Both Wesbury and Grannis have been bullish on the economy and markets for the past five years.  They have said, and are currently saying that the markets are not on the verge of another recession or collapse even though other media outlets and economists have been calling for just such a pullback.  Their points of view in the recent past and today are further substantiated by the market data I receive from DorseyWright & Associates.  The US Stock major asset category remains firmly in control and has shown no weakness or signs of breaking down.  This does not mean there will not be ups and downs along the way—a straight upward stock market does not exist; however, it does appear to me that factors that could contribute to a rising market are emerging.  With this background in place, I found their most recent comments very interesting.
While each said it differently, their conclusions were roughly the same: the US stock market is not overvalued and there are early signs that the supply of money in the economy could be increasing.  This in turn will help push asset prices (including stocks, real estate, and commodities) higher.  They also feel that over the short-term inflation will remain in check; however, as the supply of money increases in the economy, the risk for inflation will grow with it.  In short, we may be at the beginning of another upward movement in the stock market, which for the first time in recent market history, could be helped by more money coming into the markets—the proverbial “sugar high” some commentators have said already exists.  This is good news for now, but both gentlemen caution the Fed will have a difficult task to keep the economy expanding while holding the inevitable rise in interest rates to a reasonable pace.  If the Fed gets it wrong and asset values get far ahead of themselves, we could see another nasty correction at some point in the future.  It is far too early to know if the Fed will be up to the challenge.
I will conclude this section by sharing with you a couple of the key indicators that I will be watching as we continue on this journey.  First, I will watch how the Money Market Fund category ranks overall in the DorseyWright list of fund categories.  Currently the Money Market Fund category sits at 130 out of 134.  Should the ranking rise, it is an early sign of a weakening of most asset classes.  Second, I will be watching the US Dollar index.  The US Dollar index compares the US Dollar to a basket of six foreign currencies with the Euro (58%) and the Japanese Yen (14%) the largest holdings followed by the British Pound, Canadian Dollar, Swedish Krona, and the Swiss Franc.  A weakening US Dollar could be an indicator that more US Dollars are flowing into markets and anytime you have more of something (supply), supply and demand basics tell you that all things being equal, the price of that asset will fall.  Finally, I will be watching the Price/Earnings (P/E) ratio of the S&P 500.  In simple terms, the P/E ratio represents how much an investor is willing to pay for $1 of earnings.  In the past, when P/E ratios have moved significantly above their averages it has often been a warning sign that too many dollars were chasing stocks and pushing prices up beyond the true value of a stock/company.  According to Bloomberg, the current P/E ratio is 17.6 compared to the 55-year average of 16.6.  The current P/E ratio is slightly elevated, but not in any meaningful or harmful way.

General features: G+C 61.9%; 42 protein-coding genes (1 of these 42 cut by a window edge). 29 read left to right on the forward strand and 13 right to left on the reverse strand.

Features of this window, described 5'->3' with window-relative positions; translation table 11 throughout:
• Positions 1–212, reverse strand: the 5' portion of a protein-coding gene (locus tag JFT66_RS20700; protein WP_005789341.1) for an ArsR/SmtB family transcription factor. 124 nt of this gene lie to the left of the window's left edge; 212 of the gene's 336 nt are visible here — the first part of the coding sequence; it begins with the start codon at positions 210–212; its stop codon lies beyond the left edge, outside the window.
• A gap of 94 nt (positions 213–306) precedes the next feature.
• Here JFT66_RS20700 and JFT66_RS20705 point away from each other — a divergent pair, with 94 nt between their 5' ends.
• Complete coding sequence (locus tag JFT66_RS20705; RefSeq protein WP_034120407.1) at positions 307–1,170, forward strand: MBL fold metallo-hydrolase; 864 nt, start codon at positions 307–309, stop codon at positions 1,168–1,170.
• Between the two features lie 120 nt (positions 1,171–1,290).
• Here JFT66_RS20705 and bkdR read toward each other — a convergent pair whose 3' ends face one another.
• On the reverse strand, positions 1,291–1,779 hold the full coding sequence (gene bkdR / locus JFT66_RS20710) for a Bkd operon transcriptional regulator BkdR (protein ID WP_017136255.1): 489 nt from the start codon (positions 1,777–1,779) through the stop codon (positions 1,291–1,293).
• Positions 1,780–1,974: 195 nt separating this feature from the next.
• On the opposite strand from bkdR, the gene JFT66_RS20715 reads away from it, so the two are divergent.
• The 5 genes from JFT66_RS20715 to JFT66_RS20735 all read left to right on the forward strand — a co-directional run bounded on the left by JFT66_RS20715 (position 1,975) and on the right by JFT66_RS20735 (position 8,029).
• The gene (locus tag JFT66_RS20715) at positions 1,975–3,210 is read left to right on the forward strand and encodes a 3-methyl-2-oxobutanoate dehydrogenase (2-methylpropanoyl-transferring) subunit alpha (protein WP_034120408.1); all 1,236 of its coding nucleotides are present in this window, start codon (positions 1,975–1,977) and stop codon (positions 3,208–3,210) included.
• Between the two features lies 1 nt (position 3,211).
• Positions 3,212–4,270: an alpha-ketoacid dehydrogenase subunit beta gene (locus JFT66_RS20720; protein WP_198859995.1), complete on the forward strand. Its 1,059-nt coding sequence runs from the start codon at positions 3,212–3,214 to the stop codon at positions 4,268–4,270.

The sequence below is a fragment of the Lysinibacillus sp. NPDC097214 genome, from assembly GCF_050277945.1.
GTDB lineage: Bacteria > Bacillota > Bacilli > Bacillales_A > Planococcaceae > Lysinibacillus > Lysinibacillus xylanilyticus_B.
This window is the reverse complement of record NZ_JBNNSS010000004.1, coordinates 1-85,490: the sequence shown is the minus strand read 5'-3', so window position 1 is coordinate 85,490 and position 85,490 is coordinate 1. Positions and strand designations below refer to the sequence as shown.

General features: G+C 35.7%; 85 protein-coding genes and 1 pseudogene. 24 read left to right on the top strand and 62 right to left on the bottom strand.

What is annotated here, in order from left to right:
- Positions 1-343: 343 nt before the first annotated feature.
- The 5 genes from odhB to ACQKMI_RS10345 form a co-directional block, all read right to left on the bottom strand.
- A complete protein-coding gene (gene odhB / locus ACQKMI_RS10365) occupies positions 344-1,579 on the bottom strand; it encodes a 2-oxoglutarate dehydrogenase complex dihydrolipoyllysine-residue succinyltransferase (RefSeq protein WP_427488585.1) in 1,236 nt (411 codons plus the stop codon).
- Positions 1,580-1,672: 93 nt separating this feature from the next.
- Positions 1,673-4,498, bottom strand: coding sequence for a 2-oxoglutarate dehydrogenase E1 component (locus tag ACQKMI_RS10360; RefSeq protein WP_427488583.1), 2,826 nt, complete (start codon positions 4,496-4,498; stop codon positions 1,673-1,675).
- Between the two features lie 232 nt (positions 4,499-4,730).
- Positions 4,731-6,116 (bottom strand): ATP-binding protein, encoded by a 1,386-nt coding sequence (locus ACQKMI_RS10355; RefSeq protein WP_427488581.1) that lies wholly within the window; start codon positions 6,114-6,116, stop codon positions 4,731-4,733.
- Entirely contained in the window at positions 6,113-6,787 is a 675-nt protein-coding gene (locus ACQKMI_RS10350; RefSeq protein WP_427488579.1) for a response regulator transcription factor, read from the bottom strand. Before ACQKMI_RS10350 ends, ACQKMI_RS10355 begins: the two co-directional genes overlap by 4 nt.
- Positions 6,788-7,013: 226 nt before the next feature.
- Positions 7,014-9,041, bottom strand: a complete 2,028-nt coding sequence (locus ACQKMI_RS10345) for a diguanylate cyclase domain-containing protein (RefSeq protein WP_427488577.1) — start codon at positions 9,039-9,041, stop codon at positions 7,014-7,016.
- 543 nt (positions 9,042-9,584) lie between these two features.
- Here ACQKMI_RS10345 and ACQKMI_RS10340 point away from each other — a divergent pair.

I continue to believe that the economy (1st quarter not withstanding) will continue to plod along.  There are early signs that some of the excess US Dollars sitting in bank reserves may be finding their way into the economy increasing the risk for asset price inflation.  For asset investors I believe this will initially be a positive but again increases the risk of a meaningful asset price correction some time in the future.
I am maintaining my broad guidance.  I favor US stocks overall of the six major asset classes I follow.  Within US stocks I prefer small and middle capitalization companies over large cap.  Looking at the major economic sectors, the Materials and Financials sectors are now favored.  I should point out that from a pure performance perspective (as compared to relative strength which is slower to move) Real Estate, Utilities, and Energy continue to be the best performing sectors while Consumer Discretionary the weakest.